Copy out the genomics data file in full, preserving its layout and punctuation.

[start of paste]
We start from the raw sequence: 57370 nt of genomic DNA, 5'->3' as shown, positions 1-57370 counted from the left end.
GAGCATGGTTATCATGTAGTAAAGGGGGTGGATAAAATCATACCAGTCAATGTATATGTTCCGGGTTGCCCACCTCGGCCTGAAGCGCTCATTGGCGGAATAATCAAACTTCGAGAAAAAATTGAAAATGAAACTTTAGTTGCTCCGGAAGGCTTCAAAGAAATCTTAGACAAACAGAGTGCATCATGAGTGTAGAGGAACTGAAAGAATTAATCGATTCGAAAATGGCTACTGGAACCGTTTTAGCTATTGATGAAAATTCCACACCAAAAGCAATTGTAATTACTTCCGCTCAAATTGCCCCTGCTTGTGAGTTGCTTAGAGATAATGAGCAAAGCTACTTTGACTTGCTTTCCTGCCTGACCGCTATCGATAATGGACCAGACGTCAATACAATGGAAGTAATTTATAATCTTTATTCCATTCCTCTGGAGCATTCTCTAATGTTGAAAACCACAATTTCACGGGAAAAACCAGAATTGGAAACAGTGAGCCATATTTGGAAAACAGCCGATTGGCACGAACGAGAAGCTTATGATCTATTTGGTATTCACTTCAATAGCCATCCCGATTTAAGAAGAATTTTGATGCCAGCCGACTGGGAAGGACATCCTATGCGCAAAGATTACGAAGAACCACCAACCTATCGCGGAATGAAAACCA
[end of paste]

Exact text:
We start from the raw sequence: 57370 nt of genomic DNA, 5'->3' as shown, positions 1-57370 counted from the left end.
GAGCATGGTTATCATGTAGTAAAGGGGGTGGATAAAATCATACCAGTCAATGTATATGTTCCGGGTTGCCCACCTCGGCCTGAAGCGCTCATTGGCGGAATAATCAAACTTCGAGAAAAAATTGAAAATGAAACTTTAGTTGCTCCGGAAGGCTTCAAAGAAATCTTAGACAAACAGAGTGCATCATGAGTGTAGAGGAACTGAAAGAATTAATCGATTCGAAAATGGCTACTGGAACCGTTTTAGCTATTGATGAAAATTCCACACCAAAAGCAATTGTAATTACTTCCGCTCAAATTGCCCCTGCTTGTGAGTTGCTTAGAGATAATGAGCAAAGCTACTTTGACTTGCTTTCCTGCCTGACCGCTATCGATAATGGACCAGACGTCAATACAATGGAAGTAATTTATAATCTTTATTCCATTCCTCTGGAGCATTCTCTAATGTTGAAAACCACAATTTCACGGGAAAAACCAGAATTGGAAACAGTGAGCCATATTTGGAAAACAGCCGATTGGCACGAACGAGAAGCTTATGATCTATTTGGTATTCACTTCAATAGCCATCCCGATTTAAGAAGAATTTTGATGCCAGCCGACTGGGAAGGACATCCTATGCGCAAAGATTACGAAGAACCACCAACCTATCGCGGAATGAAAACCA